Former Angels infielder Doug DeCinces testified Wednesday in federal court as the U.S. government continued its case against his Laguna Beach friend and neighbor James Mazzo.
A jury convicted DeCinces in May of multiple counts of insider trading after prosecutors alleged he benefited financially from information from Mazzo, who at the time was chief executive of Advanced Medical Optics Inc.
Mazzo is accused of providing insider trading information to DeCinces, helping the ex-ballplayer reap a $1.3-million profit.
DeCinces, a real estate investor and business owner who spent six of his 15 seasons in major-league baseball with the Angels, confirmed to jurors Wednesday that he bought shares of Advanced Medical Optics on Jan. 5, 2009, the day after meeting Mazzo for dinner at Big Canyon Country Club, where the two were members.
“Based on what I heard the night before, I felt like I did not have enough stock,” DeCinces said.
After dinner, DeCinces said, Mazzo leaned over and asked if he was comfortable with the amount of Advanced Medical stock he owned.
“Very comfortable,” DeCinces said he replied.
Mazzo responded, “This is a once-in-a-lifetime opportunity,” DeCinces said.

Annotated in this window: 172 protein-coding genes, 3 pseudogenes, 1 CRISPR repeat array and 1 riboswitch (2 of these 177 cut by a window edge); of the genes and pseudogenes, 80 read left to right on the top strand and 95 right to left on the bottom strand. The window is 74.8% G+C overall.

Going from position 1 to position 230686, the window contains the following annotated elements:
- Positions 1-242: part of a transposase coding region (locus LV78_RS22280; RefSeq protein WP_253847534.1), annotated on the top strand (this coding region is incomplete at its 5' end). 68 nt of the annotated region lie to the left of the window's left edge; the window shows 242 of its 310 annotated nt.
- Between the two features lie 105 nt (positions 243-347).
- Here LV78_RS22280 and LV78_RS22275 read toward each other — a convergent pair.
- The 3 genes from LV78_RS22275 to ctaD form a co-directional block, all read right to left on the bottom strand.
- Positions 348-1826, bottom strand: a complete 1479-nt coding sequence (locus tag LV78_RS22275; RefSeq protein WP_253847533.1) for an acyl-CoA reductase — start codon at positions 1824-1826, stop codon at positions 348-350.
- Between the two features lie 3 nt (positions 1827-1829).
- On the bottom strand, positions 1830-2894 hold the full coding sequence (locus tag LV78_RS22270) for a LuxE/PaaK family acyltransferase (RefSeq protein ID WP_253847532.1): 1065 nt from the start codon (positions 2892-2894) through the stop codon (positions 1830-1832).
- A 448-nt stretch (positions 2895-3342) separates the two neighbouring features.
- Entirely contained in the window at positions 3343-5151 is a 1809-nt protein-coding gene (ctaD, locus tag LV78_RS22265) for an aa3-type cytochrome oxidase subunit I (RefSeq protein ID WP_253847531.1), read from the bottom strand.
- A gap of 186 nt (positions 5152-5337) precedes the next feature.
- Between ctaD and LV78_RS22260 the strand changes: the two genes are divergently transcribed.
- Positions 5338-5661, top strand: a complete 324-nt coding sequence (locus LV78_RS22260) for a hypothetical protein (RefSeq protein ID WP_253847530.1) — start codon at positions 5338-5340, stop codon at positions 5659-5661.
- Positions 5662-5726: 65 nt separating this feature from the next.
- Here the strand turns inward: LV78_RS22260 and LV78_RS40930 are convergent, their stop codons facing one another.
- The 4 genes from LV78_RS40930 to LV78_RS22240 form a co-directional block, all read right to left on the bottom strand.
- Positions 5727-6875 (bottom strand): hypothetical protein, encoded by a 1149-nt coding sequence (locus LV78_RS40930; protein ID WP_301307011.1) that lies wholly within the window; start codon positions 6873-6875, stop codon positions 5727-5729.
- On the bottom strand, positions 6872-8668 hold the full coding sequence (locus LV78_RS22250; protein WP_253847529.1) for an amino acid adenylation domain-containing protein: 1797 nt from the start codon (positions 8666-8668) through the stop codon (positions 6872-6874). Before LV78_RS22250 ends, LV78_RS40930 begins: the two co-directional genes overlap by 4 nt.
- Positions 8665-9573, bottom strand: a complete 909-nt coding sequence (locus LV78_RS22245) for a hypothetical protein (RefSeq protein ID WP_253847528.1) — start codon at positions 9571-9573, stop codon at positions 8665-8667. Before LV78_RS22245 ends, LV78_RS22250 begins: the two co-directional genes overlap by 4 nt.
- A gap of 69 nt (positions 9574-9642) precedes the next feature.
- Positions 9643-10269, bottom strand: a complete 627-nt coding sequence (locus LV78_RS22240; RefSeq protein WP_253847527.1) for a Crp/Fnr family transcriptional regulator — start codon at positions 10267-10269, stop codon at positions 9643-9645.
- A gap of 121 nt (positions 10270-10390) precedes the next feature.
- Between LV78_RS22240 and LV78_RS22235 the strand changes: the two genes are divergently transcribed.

“As we were leaving he mouthed the words, ‘Buy more,’ ” DeCinces said.
Prosecutors in DeCinces’ trial claimed Mazzo tipped DeCinces about a potential buyout of Advanced Medical by Abbott Laboratories.
DeCinces bought additional stock in Advanced Medical and tipped off his friend David Parker, along with family members and his physical therapist, prosecutors said.
Abbott purchased Advanced Medical for about four times the price its stock was trading for. After the merger was made public, Advanced Medical’s stock price increased by 143%, court filings state.
Prosecutors said DeCinces sold all his shares in the company, netting him about $1.3 million.
Richard Marmaro, Mazzo’s attorney, questioned DeCinces’ credibility Wednesday, asking him about his trial last year and what DeCinces’ attorney said.
“When your lawyer said that Mr. Mazzo never provided insider information, was that the truth?” Marmaro asked DeCinces.
“No,” DeCinces replied.
Marmaro pressed further.
“Was your attorney not acting without your authorization?” Marmaro said.
“I cannot control what my attorney says,” DeCinces responded.
DeCinces testified that he was “very worried” after the 2009 trades.
“I felt I made a huge mistake,” he said. “At that point, there was nothing I could do to take it back.”
This is Mazzo’s second round before a jury in this case. Jurors last year could not agree on whether he provided DeCinces with information related to the merger and deadlocked 8-4 in favor of conviction. Judge Andrew Guilford declared a mistrial.